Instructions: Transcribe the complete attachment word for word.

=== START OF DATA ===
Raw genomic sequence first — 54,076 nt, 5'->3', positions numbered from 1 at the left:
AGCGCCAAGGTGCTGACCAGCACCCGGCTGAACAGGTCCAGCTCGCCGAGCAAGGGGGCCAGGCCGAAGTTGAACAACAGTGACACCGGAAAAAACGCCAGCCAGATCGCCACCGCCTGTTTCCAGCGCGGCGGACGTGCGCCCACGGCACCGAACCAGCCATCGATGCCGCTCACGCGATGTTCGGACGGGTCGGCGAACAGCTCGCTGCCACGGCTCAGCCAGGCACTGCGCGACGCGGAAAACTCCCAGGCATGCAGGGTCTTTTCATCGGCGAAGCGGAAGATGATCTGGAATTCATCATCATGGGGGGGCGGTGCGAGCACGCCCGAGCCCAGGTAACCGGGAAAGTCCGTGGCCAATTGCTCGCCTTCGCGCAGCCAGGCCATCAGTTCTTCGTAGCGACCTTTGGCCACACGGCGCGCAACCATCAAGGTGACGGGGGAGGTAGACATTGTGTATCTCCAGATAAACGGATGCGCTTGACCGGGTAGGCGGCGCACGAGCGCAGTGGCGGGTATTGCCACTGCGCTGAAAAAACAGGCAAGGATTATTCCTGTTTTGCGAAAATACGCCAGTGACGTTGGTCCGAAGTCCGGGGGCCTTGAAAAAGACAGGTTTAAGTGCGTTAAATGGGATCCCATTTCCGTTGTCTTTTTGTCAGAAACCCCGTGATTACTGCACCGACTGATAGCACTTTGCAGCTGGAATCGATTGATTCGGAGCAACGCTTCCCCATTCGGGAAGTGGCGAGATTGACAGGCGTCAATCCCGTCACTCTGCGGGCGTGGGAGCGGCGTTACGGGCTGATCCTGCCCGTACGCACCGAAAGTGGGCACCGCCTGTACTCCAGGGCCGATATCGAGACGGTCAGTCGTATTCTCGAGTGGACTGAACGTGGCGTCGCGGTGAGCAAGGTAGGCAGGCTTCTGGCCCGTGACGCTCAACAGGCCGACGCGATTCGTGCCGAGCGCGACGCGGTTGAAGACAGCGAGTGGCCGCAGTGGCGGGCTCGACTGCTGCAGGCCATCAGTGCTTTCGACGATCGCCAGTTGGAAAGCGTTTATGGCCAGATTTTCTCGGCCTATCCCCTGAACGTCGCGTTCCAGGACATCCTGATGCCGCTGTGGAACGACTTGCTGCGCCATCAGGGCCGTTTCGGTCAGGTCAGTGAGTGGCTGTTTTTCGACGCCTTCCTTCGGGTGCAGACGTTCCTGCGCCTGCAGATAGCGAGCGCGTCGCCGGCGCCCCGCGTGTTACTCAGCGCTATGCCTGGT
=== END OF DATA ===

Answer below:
Raw genomic sequence first — 54,076 nt, 5'->3', positions numbered from 1 at the left:
AGCGCCAAGGTGCTGACCAGCACCCGGCTGAACAGGTCCAGCTCGCCGAGCAAGGGGGCCAGGCCGAAGTTGAACAACAGTGACACCGGAAAAAACGCCAGCCAGATCGCCACCGCCTGTTTCCAGCGCGGCGGACGTGCGCCCACGGCACCGAACCAGCCATCGATGCCGCTCACGCGATGTTCGGACGGGTCGGCGAACAGCTCGCTGCCACGGCTCAGCCAGGCACTGCGCGACGCGGAAAACTCCCAGGCATGCAGGGTCTTTTCATCGGCGAAGCGGAAGATGATCTGGAATTCATCATCATGGGGGGGCGGTGCGAGCACGCCCGAGCCCAGGTAACCGGGAAAGTCCGTGGCCAATTGCTCGCCTTCGCGCAGCCAGGCCATCAGTTCTTCGTAGCGACCTTTGGCCACACGGCGCGCAACCATCAAGGTGACGGGGGAGGTAGACATTGTGTATCTCCAGATAAACGGATGCGCTTGACCGGGTAGGCGGCGCACGAGCGCAGTGGCGGGTATTGCCACTGCGCTGAAAAAACAGGCAAGGATTATTCCTGTTTTGCGAAAATACGCCAGTGACGTTGGTCCGAAGTCCGGGGGCCTTGAAAAAGACAGGTTTAAGTGCGTTAAATGGGATCCCATTTCCGTTGTCTTTTTGTCAGAAACCCCGTGATTACTGCACCGACTGATAGCACTTTGCAGCTGGAATCGATTGATTCGGAGCAACGCTTCCCCATTCGGGAAGTGGCGAGATTGACAGGCGTCAATCCCGTCACTCTGCGGGCGTGGGAGCGGCGTTACGGGCTGATCCTGCCCGTACGCACCGAAAGTGGGCACCGCCTGTACTCCAGGGCCGATATCGAGACGGTCAGTCGTATTCTCGAGTGGACTGAACGTGGCGTCGCGGTGAGCAAGGTAGGCAGGCTTCTGGCCCGTGACGCTCAACAGGCCGACGCGATTCGTGCCGAGCGCGACGCGGTTGAAGACAGCGAGTGGCCGCAGTGGCGGGCTCGACTGCTGCAGGCCATCAGTGCTTTCGACGATCGCCAGTTGGAAAGCGTTTATGGCCAGATTTTCTCGGCCTATCCCCTGAACGTCGCGTTCCAGGACATCCTGATGCCGCTGTGGAACGACTTGCTGCGCCATCAGGGCCGTTTCGGTCAGGTCAGTGAGTGGCTGTTTTTCGACGCCTTCCTTCGGGTGCAGACGTTCCTGCGCCTGCAGATAGCGAGCGCGTCGCCGGCGCCCCGCGTGTTACTCAGCGCTATGCCTGGT